The Authentic Warrior Embodiment process is receiving a lot of positive attention from highly experienced Trauma Therapists lately…
I was honoured when Kim asked me to be on her podcast (and impressed with the ballsy way in which she approached me, which we discuss in the interview! )
And as she points out in this podcast, I had resistance as we encroached on subjects involving situations from my childhood that I've never spoken or written about publicly before.
How many times in your life have you felt truly seen?
To be ‘seen’ means to feel that you have been heard, listened to, and deeply understood.
What if, the secret to feeling seen more often, lies not in other people’s ability to see us, but in our ability to let ourselves be seen and to see ourselves?
[Originally an FB status... if we're not friends on there already, add me!)
I was a bit cautious, maybe even a bit nervous, leading up to the Embody the Wild workshop.
But I'm happy to say it went incredibly well (these are only some of the attendees, BTW)
Here's what I learned...
My partner in crime is a frikkin' WELL of wisdom and infinitely sensitive to people's needs. Well, I knew this, but after our first workshop together I really KNOW it, you know?
I would never have held a women's workshop like this alone, but after working with Andrea Balboni I can really FEEL why.
Her insight into the intricate sensitivities in the collective feminine are invaluable.
I learned that there is SOOOO much healing to be done in both men and women.
I learned how much respect is deserved to those women who are brave enough to dare to start to open.
Also, it was a beautiful experience - for me personally - to feel so trusted by women (many of whom had never met me before).
(Here's a little insight into men... trusting them helps to make them trustable... but that's a whole other post...maybe even an article).
And as always with workshops, helping people in their transformational journey is beyond words.
'Recover'... the word origin is apparently from the Latin recuperare meaning to ‘get again’; to reclaim something that is yours. This implies that the process of recovering - in the healing sense - is to have back again a state of health and serenity.
But it is interesting how another angle on the current English could be 're-cover' - to cover up again.
When it comes to 'recovery' in the sense of personal or spiritual development, I wonder how many of us are simply re-covering up the stuff we don't want to face; our shit. Even with things that are supposedly good for us - yoga, exercise, workshops, books, even creative and artistic pursuits.
I know I do this.
And I see this a lot in our culture. An addiction to feeling good or OK.
A powerful and difficult question to ask ourselves is "How much of what I am doing is simply to NOT feel bad?"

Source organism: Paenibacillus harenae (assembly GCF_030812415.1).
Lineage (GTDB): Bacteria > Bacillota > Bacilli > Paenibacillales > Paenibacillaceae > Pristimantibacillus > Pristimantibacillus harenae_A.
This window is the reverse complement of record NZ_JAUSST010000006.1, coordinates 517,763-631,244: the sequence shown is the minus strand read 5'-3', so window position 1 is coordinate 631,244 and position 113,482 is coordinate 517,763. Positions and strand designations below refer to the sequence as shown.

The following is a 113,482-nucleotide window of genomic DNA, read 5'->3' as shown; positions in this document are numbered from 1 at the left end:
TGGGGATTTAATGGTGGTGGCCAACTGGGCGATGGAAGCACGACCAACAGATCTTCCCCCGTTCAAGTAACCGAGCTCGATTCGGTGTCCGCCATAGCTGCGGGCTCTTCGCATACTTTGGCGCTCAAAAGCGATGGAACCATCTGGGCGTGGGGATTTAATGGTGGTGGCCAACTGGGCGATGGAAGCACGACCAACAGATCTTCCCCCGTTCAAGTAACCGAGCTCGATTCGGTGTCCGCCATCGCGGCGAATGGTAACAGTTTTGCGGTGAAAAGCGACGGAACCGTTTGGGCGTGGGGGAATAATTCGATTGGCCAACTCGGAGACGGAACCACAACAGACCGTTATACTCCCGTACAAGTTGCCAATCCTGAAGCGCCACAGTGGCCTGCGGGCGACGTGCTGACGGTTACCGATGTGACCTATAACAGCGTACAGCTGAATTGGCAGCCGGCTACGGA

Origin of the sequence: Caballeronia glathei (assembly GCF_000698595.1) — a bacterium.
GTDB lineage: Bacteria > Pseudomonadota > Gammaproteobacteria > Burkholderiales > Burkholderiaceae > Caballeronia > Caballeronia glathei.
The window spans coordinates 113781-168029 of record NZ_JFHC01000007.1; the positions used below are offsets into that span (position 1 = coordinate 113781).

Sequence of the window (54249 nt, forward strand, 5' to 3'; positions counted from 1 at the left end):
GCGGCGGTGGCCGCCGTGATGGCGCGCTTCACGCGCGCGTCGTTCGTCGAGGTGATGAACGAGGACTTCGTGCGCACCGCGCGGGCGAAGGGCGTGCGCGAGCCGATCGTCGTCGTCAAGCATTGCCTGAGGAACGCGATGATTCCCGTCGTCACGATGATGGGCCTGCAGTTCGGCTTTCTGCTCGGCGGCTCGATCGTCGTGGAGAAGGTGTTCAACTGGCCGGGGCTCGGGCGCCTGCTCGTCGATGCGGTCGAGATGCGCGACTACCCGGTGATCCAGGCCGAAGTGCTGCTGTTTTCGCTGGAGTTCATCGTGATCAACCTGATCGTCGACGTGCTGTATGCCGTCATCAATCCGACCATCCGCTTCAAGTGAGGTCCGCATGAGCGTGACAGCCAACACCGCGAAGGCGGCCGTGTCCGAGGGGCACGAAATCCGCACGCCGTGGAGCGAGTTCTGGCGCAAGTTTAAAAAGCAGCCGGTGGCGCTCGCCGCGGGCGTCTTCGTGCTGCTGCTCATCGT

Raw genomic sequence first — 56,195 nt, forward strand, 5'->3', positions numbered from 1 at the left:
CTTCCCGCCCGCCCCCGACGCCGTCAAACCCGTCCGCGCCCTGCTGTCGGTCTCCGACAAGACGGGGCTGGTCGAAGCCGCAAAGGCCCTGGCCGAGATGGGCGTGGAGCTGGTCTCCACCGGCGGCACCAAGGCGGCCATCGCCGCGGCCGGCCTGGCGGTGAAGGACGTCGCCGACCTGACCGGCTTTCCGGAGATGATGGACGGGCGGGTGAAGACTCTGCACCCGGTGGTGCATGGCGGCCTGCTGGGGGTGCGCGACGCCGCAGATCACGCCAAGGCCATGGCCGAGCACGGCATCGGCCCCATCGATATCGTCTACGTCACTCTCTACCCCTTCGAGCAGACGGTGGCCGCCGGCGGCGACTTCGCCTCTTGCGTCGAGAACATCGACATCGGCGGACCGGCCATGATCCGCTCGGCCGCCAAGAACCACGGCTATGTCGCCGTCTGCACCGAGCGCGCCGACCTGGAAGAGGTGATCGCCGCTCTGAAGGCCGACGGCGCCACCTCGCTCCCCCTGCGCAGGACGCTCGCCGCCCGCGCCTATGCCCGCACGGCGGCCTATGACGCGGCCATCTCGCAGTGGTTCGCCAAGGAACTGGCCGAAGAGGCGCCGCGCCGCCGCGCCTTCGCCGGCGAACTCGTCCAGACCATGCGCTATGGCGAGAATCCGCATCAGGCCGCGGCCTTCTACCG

Facing our shit is hard, and I don't expect anyone to be able to just 'do it'. Sometimes, we have covered up for so long and swept so much shit under the carpet, that we can only start to clear it out a little bit at a time.
Simply lifting up the entire carpet in one go and clearing it out is an almost impossible and potentially dangerous approach for most of us.
The first step is recognizing that we have shit (feelings, memories, beliefs) that we are avoiding experiencing. Then, knowing that the only way through to the other side of our unwanted stuff is THROUGH it, then slowly and consistently looking at what we have been sweeping under that carpet.
This is why dealing with these parts of ourselves is reserved for the therapy room, retreats and our personal practice. It's not impossible to do this on some level throughout the day in our daily lives, but for most of us, getting things done in our modern lives does not allow space for this. We have to show up as a certain kind of person at work, we have to be present with our children and be able to function as their caregivers. Our partners have often - rightly or wrongly - come to depend on us to some degree.
Looking at our shit impacts all of these.
With this said, it is still important to dedicate time and effort to recovery; recovering our peace and wellbeing. Because no matter how much we re-cover-up our shit, it will still be waiting for us and this will also impact our work, responsibilities and relationships ultimately.
Timing is crucial and requires wisdom. There is a time to get on with life and there is a time to process and integrate our shit. How often and how much is dependant on how much shit we are talking about, how much life-responsibility we have and what our capacity to process the shit is.
There is no one way for all. But we have to start somewhere and keep going no matter how small those steps.